A computer’s all you need: [email protected] joins the race to find a COVID-19 cure

Exploring a Stanford-led research project’s progress towards fighting the pandemic


“Today, you just need a computer … That’s all you need. You don’t need to have a fancy computer [or a] super modern computer. Anything will do,” said Anton Thynell, head of collaboration and communication at [email protected]

Founded by chemistry, structural biology and computer science professor Vijay Pande in 2000 at Stanford, the global computing research community [email protected] (FAH) is now joining the race to find a cure for COVID-19. Volunteers from across the globe are downloading the FAH software, which is accessible to everyone, to run simulations of protein-folding in the background of their computer. The simultaneous running of these simulations contributes to researchers’ efforts to find treatments to certain diseases, illnesses and COVID-19. 

[email protected] was originally a computing project that studied and simulated biomolecular systems. In 2006, collaborators from Stanford University joined the project and later increased computing performance to a level that rivaled that of a supercomputer. 

Upon downloading the FAH software, volunteers are given specific proteins to run simulations on. They then can start folding by running their extra CPU power — a part of the computer that operates instructions — and later, they upload the results. The word “folding” comes from the process that proteins undergo when they are created. During that process, protein molecules “transform from a long chain of amino acids to a complex shape (it ‘folds up’).” The resulting structure allows researchers to understand the proteins’ properties and functions. 

The FAH community aims to apply their professional knowledge along with volunteers’ computing power to “understand the role of proteins’ dynamics in their function and dysfunction, and to aid in the design of new proteins and therapeutics.” It is established as the world’s fastest supercomputer according to Ethan Zuo, president of [email protected] — a group of volunteers who contribute to the [email protected] research project.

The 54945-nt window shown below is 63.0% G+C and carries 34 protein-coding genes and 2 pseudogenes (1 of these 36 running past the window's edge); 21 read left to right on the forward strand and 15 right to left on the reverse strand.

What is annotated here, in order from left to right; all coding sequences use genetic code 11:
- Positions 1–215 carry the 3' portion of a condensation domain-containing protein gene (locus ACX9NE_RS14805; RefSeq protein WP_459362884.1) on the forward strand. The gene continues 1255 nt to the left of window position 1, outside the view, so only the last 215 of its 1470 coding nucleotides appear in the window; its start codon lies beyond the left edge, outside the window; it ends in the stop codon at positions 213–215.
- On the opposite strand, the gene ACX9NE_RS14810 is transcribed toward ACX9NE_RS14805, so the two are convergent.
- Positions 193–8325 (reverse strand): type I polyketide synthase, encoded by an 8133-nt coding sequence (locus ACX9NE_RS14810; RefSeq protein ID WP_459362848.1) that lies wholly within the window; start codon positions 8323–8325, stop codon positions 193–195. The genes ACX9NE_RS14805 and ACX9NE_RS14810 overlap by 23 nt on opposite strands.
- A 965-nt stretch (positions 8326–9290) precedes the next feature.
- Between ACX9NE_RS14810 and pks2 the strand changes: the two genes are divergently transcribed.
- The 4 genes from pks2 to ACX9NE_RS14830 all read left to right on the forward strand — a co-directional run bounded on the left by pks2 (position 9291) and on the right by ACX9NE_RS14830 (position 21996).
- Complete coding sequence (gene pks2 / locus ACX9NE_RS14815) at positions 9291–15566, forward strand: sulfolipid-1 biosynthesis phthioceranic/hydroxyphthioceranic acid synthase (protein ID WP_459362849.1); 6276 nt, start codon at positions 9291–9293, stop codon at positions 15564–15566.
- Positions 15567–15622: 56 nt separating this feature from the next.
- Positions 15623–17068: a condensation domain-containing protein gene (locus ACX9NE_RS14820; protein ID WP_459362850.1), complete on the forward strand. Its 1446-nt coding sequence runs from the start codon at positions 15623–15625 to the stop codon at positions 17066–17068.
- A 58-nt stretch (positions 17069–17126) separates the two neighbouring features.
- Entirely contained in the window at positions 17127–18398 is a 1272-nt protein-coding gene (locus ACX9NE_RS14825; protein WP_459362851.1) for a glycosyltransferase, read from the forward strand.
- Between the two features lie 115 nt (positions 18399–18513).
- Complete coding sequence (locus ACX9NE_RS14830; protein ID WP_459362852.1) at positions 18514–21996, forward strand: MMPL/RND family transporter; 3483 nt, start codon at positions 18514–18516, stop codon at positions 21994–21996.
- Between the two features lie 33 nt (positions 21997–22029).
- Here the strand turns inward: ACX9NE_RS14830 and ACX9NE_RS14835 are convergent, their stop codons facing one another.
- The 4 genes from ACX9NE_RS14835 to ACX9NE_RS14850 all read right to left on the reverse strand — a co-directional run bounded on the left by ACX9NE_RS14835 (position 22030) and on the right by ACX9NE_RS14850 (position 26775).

Thynell, who joined the [email protected] community in 2013, said that since COVID-19 began, he and his team have created a separate project that relied on the [email protected] concept to understand SARS-CoV-2. 

“[COVID-19] was really an all-hands-on-deck situation,” Thynell said. “I stopped working at my regular job and started full-time at [email protected] We grew our community [to] about 150 times [our past size] in three months. That’s where we are today.” 

Thynell broke down the process and importance of understanding protein dynamics when trying to find treatments or solutions to diseases, pandemics and more. 

“Most of the time, when you’re studying biology, you look at proteins as a fixed structure, but they’re actually moving around,” Thynell said. “And there are tons of reactions happening in our cell structure all the time. So these proteins are actually like small machines … We wanted to understand more about the virus and hopefully find some hidden pockets. It’s like a treasure map, and sometimes you find a treasure.”

“These hidden pockets can open up for a certain period of time and you can look at them at potential[ly] druggable sites, which is very interesting for developing therapeutics,” he added.